Joshua kicked off his senior year by earning student of the month honors for August. He is working hard during his final year at TBCA to bring his GPA from a 2.8 to a 3.0, which he hopes will make him eligible for financial assistance to college.

He was proud of what he accomplished in class once he began to apply himself and he was proud that he made his mother, well, proud.

“My mom is really happy for me,” he said. “She just wants the best for me. And now all her efforts weren’t in vain. I’m actually trying, and she sees that I’m trying and she’s proud of me, which makes me proud of myself.”

Joshua loves reading the classics, like Beowulf.

Joshua, who wants to be an electrical engineer, said he wants to be a person who makes a difference in his community. That’s why he’s interested in starting his nonprofit.

The idea came to life during a class discussion with Peavyhouse, who posed this question: What makes high school freshmen so annoying? Peavyhouse was looking for serious answers, and Joshua provided one: “They don’t know what they don’t know.”

Joshua’s solution was to offer a mentorship program to those who lack male role models. Those young men get lost, Joshua said, because they have no one to show them the importance of an education, that a 3.0 GPA is better than a 2.0 and a 3.5 is better than a 3.0. It’s hard to believe in yourself, Joshua said, when no one believes in you.

Speaking from his own experiences, Joshua said, “I just saw a lot of people with potential that they never really could do anything about it because of their situation. They need help.

“They can be the smartest person in the world living in poverty and not having the means or the support to actually be someone in life, and they could be. But instead, it gets thrown out the window. It’s just a waste of potential.”

Being named junior class president ignited the serious student that for so long, lay dormant inside Joshua.

“They make me feel like I’m worth something,” he said, “that I can actually do something with my life. Junior year I said, ‘Enough is enough, because I want to have a future.’”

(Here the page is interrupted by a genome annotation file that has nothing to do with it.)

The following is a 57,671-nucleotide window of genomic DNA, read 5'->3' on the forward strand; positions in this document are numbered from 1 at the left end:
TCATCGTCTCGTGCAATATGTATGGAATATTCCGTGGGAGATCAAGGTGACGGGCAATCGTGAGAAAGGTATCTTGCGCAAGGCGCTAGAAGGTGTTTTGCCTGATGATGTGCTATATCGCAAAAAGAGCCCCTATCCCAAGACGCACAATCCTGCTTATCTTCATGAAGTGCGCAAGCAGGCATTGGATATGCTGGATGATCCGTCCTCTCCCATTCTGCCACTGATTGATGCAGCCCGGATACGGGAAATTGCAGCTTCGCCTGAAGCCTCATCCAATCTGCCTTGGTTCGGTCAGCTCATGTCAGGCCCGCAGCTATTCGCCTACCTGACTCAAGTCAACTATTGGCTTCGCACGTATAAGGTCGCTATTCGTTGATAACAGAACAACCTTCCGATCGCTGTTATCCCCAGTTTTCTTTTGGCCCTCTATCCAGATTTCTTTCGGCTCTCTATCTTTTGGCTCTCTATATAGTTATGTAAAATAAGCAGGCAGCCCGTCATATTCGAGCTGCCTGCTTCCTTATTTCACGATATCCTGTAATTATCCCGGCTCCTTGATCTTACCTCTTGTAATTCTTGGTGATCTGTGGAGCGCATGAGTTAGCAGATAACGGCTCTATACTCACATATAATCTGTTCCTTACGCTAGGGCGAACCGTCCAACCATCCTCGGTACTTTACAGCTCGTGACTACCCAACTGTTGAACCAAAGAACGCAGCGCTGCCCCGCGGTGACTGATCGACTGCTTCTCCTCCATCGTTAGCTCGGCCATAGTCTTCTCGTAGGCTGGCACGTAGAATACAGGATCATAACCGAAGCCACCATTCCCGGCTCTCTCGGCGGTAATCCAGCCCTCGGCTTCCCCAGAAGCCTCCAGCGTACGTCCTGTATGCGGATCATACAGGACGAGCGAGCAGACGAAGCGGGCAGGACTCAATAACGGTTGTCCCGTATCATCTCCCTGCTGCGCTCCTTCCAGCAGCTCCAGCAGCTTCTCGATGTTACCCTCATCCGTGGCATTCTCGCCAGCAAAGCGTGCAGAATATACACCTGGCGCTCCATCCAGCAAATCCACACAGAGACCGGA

Roger Mooney, manager, communications, can be reached at rmooney@sufs.org.

From Ethiopia to No. 1 in his high school class to UF with the help of a private school scholarship

By ROGER MOONEY

For Yonas Worku, obstacles are opportunities.

When he was 5, Yonas and his mother emigrated from Ethiopia to join his father in Las Vegas. They immediately had to overcome numerous hurdles.

“It was really rough,” he said. “The language barrier, the culture barrier, you can just imagine how difficult it was to assimilate into this culture. It was rough learning the language at first. Getting to know people, finding friends, that was a little tough for me, but it all worked out in the end.”

Thanks in large part to a quality education made possible by a private school scholarship for K-12 schoolchildren in Florida, managed by Step Up For Students.

As if Yonas wasn’t already facing enough challenges adapting to a new country, when he was in fourth grade his father left the family.

Bewildered and angry at first, Yonas said he grew to accept his father’s actions.

“I’m kind of glad that he did (leave) in the sense that I wouldn’t be here now,” said Yonas, 17. “It kind of motivated me to become the person I am today. Having that burden, it motivates you to be better. If I had everything handed to me, I don’t think this would be my life.”

Yonas with his mom, Zinash, after Yonas graduated No. 1 in his class from Bishop John Snyder High School in Jacksonville.